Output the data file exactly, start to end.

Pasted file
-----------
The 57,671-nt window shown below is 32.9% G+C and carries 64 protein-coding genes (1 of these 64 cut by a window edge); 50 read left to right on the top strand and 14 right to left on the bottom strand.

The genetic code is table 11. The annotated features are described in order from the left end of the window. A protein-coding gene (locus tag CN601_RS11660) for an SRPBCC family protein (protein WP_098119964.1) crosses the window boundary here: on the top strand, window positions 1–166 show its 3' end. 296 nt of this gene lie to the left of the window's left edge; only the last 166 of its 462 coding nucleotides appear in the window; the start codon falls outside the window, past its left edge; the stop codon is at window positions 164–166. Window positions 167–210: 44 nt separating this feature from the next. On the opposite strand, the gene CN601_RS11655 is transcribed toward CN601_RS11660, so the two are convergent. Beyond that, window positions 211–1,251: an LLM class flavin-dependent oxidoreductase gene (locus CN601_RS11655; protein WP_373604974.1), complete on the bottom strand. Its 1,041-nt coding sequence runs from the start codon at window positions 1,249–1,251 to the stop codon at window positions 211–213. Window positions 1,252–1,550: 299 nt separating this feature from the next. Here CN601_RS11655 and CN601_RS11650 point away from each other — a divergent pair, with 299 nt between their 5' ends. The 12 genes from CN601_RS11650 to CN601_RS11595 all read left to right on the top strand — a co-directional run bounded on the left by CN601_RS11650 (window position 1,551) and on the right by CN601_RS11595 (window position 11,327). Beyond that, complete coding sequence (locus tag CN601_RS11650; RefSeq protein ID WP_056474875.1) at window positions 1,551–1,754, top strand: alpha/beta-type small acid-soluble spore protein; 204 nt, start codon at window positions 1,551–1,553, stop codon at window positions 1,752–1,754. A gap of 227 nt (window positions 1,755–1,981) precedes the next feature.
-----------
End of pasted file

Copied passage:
The 57,671-nt window shown below is 32.9% G+C and carries 64 protein-coding genes (1 of these 64 cut by a window edge); 50 read left to right on the top strand and 14 right to left on the bottom strand.

The genetic code is table 11. The annotated features are described in order from the left end of the window. A protein-coding gene (locus tag CN601_RS11660) for an SRPBCC family protein (protein WP_098119964.1) crosses the window boundary here: on the top strand, window positions 1–166 show its 3' end. 296 nt of this gene lie to the left of the window's left edge; only the last 166 of its 462 coding nucleotides appear in the window; the start codon falls outside the window, past its left edge; the stop codon is at window positions 164–166. Window positions 167–210: 44 nt separating this feature from the next. On the opposite strand, the gene CN601_RS11655 is transcribed toward CN601_RS11660, so the two are convergent. Beyond that, window positions 211–1,251: an LLM class flavin-dependent oxidoreductase gene (locus CN601_RS11655; protein WP_373604974.1), complete on the bottom strand. Its 1,041-nt coding sequence runs from the start codon at window positions 1,249–1,251 to the stop codon at window positions 211–213. Window positions 1,252–1,550: 299 nt separating this feature from the next. Here CN601_RS11655 and CN601_RS11650 point away from each other — a divergent pair, with 299 nt between their 5' ends. The 12 genes from CN601_RS11650 to CN601_RS11595 all read left to right on the top strand — a co-directional run bounded on the left by CN601_RS11650 (window position 1,551) and on the right by CN601_RS11595 (window position 11,327). Beyond that, complete coding sequence (locus tag CN601_RS11650; RefSeq protein ID WP_056474875.1) at window positions 1,551–1,754, top strand: alpha/beta-type small acid-soluble spore protein; 204 nt, start codon at window positions 1,551–1,553, stop codon at window positions 1,752–1,754. A gap of 227 nt (window positions 1,755–1,981) precedes the next feature.